Is the process of making urine involuntary of voluntary?
It is involuntry = which means autonomic
Explain how the bladder involves both sympathetic and para-sympathetic nervous system?
Good test question Emma **)
HINT - rememeber that parasympathetic means you are paralayzed and relaxed.
The parasympathetic system controls bladder emptying
The sysmpathetic system controls bladder filling
What are the 3 mean urinary conditions?
1. Urinary infection
2. Unrinary incontinence
3. Urinary retention
What is the bacteria associated with UTI's?
Where in the urinary systems can a UITI develop?
Upper UTI - Body system includes - Ureters and kidney
Lower UTI - Body system includes - Bladder and urethra
What are the 3 etiological (remember this word mean "the origin of something") factors associated with a UTI?
1. Host-Agent Interaction
(in other words I am the host and e.coli is the agent)
2.Obstruction and reflex
(When blockage occurs in Urethra > Urine cant flow out> builds up in bladder breading bacteria> travels back up ureters to kidneys)
3. CATHETER INDUCED INFECTION
i. bacteria was on the surface of a catherter > cathether was inserted > bacteria is now in urinary tract
What are the TWO complications of a UTI?
1. Sepsis and Septic shock
Remember that sepsis is when you have an infection in the blood.
Septic shock is when the body is over whelmed by infection.
2. PERMENANT KIDNEY DAMAGE
What does UROSEPSIS mean?
A severe illness that occurs when an infection starts in the urinary tract and spreads into the bloodstream.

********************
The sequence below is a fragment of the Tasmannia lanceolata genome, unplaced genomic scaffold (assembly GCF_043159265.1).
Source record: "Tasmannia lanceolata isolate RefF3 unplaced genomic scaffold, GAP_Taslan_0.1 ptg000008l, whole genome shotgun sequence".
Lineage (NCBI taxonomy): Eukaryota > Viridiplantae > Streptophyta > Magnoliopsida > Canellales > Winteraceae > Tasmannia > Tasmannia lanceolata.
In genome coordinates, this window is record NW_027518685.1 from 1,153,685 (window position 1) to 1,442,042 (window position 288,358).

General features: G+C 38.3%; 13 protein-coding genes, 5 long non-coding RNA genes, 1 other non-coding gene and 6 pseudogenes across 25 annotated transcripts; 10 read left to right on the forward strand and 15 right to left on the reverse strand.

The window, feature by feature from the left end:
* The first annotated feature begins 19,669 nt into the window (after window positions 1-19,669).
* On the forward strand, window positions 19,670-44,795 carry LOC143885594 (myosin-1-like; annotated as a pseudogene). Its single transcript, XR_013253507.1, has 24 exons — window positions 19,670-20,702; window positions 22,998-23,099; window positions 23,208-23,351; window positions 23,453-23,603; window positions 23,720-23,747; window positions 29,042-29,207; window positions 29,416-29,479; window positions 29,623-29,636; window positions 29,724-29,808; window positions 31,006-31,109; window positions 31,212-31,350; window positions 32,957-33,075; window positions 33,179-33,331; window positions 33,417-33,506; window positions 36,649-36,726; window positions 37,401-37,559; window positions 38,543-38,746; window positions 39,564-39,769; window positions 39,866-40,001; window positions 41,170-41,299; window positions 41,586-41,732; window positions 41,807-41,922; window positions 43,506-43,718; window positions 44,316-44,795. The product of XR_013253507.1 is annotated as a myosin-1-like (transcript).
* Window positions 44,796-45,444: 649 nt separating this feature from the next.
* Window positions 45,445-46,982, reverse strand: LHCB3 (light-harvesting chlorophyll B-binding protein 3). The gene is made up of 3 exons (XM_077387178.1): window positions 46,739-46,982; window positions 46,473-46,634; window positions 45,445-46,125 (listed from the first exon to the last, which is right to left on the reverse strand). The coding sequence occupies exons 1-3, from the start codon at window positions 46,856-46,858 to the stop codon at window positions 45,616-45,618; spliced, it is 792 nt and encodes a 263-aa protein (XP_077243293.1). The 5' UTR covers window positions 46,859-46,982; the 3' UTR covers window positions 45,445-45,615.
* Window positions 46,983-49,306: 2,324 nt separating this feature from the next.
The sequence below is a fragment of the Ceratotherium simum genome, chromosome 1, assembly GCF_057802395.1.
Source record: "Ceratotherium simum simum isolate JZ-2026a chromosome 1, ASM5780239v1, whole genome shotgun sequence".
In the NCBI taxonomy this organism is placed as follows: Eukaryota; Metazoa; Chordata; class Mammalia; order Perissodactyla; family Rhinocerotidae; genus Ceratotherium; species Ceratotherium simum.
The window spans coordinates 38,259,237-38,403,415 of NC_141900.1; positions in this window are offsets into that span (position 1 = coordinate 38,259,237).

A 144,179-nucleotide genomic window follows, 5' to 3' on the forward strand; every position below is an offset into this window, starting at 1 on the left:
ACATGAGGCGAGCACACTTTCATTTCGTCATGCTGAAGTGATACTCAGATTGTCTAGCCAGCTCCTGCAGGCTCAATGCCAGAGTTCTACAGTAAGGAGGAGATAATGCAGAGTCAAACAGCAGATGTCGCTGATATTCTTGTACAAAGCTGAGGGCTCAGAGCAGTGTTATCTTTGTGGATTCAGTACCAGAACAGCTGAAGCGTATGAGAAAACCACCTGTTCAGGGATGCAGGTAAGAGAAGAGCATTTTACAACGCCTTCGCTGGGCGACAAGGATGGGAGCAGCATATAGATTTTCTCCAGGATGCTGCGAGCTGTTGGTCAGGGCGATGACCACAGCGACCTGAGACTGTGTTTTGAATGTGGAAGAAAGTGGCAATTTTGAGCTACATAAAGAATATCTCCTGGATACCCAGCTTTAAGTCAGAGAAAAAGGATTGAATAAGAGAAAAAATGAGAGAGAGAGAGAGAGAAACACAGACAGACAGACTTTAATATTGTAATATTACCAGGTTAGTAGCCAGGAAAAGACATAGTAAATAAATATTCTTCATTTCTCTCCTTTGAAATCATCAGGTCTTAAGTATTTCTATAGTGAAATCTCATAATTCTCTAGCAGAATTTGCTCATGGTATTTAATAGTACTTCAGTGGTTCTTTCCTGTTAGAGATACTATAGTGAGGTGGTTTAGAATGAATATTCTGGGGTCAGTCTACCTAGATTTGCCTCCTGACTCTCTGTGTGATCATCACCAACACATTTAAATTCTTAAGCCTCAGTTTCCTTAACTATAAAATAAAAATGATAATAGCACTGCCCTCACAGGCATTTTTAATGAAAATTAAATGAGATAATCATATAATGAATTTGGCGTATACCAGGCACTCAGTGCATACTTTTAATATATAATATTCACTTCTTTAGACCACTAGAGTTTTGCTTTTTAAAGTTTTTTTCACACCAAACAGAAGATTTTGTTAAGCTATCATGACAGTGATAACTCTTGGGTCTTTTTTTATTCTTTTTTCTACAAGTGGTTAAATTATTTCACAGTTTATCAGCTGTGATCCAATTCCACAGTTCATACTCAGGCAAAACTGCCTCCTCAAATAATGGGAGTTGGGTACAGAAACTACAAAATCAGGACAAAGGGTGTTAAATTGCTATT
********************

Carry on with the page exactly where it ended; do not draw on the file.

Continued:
Decribe the manifestions assoiciated with an upper UTI?
2. Lathrgic (feeling tired)
3. malaise (feeling unwell)
Remember that these are systemic responses. meaning NON-SPECIFIC
Decribe the manifestions assoiciated with an LOWER UTI?
3. Burning unpon urination
Remember this is a specificreponse and is happening in a local area of the body
What are the different ways you can diagnose a UTI?
1. Urine R&M = Routine Microscopy
this is when we determine the amt of bacteria and WBC aka Leukoctyes
2. Urine C&S = Culture and Sensitivity
Culutre is taking bacteria from urine and growing it and sensitivity is determining the type of bacteria
What are the treatments associated with a UTI?
Treatmens associated with UTI's are based on the type of pathogen and location.
The main treatment is ANTIMICROBIAL (fights micro-organism) and fluids
What is meant by urinary incontinence?
an involuntary loss of urine due to increased bladder pressure or decreased ablity to prevent the escape of urine?
What are the 3 types of incontinence?
Decribe Stress incontinence?
This happens when you are putting stress on your abdomen. (coughing laughing, running etc.
This is caused by Pelvic floor weakness, poor sphincter support, urethal defiencies, trauma, certain spinal cord lesions, and neurolic disfunction (MS)
Urgency and frequecy with the detrusor muscle. (bladder fills up half way but the detrusor muscle cntract giving you the urge to urinate)
Can be caused by acute or chronic UTI's
Decribe OVERLOW incontinence?
Loss of urine whne bladder pressure exceeds urethral pressure. the bladder will distand and urine will leak out.
This is caused by Nervous system leison, obstruction of bladder neck, chronic urine retention.
What are some diagnose for urinary incontinence?
Incontinence is a symptomand a cause can be found by conducting a history of the person voiding pattern, physical examination, blood test and urine analysis.
What are some treatments for urinary incontinence?
1. Stress Incontinence = use excerises to strengthen pelvic floor muscles.
Use a adrenergic agonist drugs to increase sympathetic relaxation